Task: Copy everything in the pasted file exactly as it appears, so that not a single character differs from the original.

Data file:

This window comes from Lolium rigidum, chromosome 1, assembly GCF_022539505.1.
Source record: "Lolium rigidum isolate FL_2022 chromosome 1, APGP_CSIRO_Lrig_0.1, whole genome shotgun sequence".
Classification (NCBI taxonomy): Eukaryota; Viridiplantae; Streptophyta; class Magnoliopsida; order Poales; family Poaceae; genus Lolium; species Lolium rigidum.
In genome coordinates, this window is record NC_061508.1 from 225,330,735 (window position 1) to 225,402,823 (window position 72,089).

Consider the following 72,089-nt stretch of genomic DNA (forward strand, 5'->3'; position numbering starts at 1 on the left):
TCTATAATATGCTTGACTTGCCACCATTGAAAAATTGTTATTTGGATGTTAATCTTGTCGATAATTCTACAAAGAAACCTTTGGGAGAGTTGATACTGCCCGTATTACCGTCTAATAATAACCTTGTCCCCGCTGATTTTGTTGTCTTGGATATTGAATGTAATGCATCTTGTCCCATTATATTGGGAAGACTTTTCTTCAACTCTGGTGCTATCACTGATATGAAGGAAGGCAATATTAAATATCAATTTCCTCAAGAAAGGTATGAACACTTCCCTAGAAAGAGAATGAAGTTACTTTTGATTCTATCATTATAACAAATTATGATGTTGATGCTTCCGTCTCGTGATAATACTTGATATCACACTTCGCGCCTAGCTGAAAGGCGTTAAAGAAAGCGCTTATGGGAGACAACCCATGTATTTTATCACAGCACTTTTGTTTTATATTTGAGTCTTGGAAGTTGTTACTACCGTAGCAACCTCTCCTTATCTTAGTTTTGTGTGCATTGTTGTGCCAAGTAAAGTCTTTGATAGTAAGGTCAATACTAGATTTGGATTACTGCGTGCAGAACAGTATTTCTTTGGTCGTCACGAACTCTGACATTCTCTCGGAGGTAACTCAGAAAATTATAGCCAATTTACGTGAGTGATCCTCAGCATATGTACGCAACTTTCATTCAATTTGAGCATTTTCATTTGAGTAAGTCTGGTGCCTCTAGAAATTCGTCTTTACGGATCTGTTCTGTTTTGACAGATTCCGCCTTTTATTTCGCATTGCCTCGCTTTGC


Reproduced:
This window comes from Lolium rigidum, chromosome 1, assembly GCF_022539505.1.
Source record: "Lolium rigidum isolate FL_2022 chromosome 1, APGP_CSIRO_Lrig_0.1, whole genome shotgun sequence".
Classification (NCBI taxonomy): Eukaryota; Viridiplantae; Streptophyta; class Magnoliopsida; order Poales; family Poaceae; genus Lolium; species Lolium rigidum.
In genome coordinates, this window is record NC_061508.1 from 225,330,735 (window position 1) to 225,402,823 (window position 72,089).

Consider the following 72,089-nt stretch of genomic DNA (forward strand, 5'->3'; position numbering starts at 1 on the left):
TCTATAATATGCTTGACTTGCCACCATTGAAAAATTGTTATTTGGATGTTAATCTTGTCGATAATTCTACAAAGAAACCTTTGGGAGAGTTGATACTGCCCGTATTACCGTCTAATAATAACCTTGTCCCCGCTGATTTTGTTGTCTTGGATATTGAATGTAATGCATCTTGTCCCATTATATTGGGAAGACTTTTCTTCAACTCTGGTGCTATCACTGATATGAAGGAAGGCAATATTAAATATCAATTTCCTCAAGAAAGGTATGAACACTTCCCTAGAAAGAGAATGAAGTTACTTTTGATTCTATCATTATAACAAATTATGATGTTGATGCTTCCGTCTCGTGATAATACTTGATATCACACTTCGCGCCTAGCTGAAAGGCGTTAAAGAAAGCGCTTATGGGAGACAACCCATGTATTTTATCACAGCACTTTTGTTTTATATTTGAGTCTTGGAAGTTGTTACTACCGTAGCAACCTCTCCTTATCTTAGTTTTGTGTGCATTGTTGTGCCAAGTAAAGTCTTTGATAGTAAGGTCAATACTAGATTTGGATTACTGCGTGCAGAACAGTATTTCTTTGGTCGTCACGAACTCTGACATTCTCTCGGAGGTAACTCAGAAAATTATAGCCAATTTACGTGAGTGATCCTCAGCATATGTACGCAACTTTCATTCAATTTGAGCATTTTCATTTGAGTAAGTCTGGTGCCTCTAGAAATTCGTCTTTACGGATCTGTTCTGTTTTGACAGATTCCGCCTTTTATTTCGCATTGCCTCGCTTTGC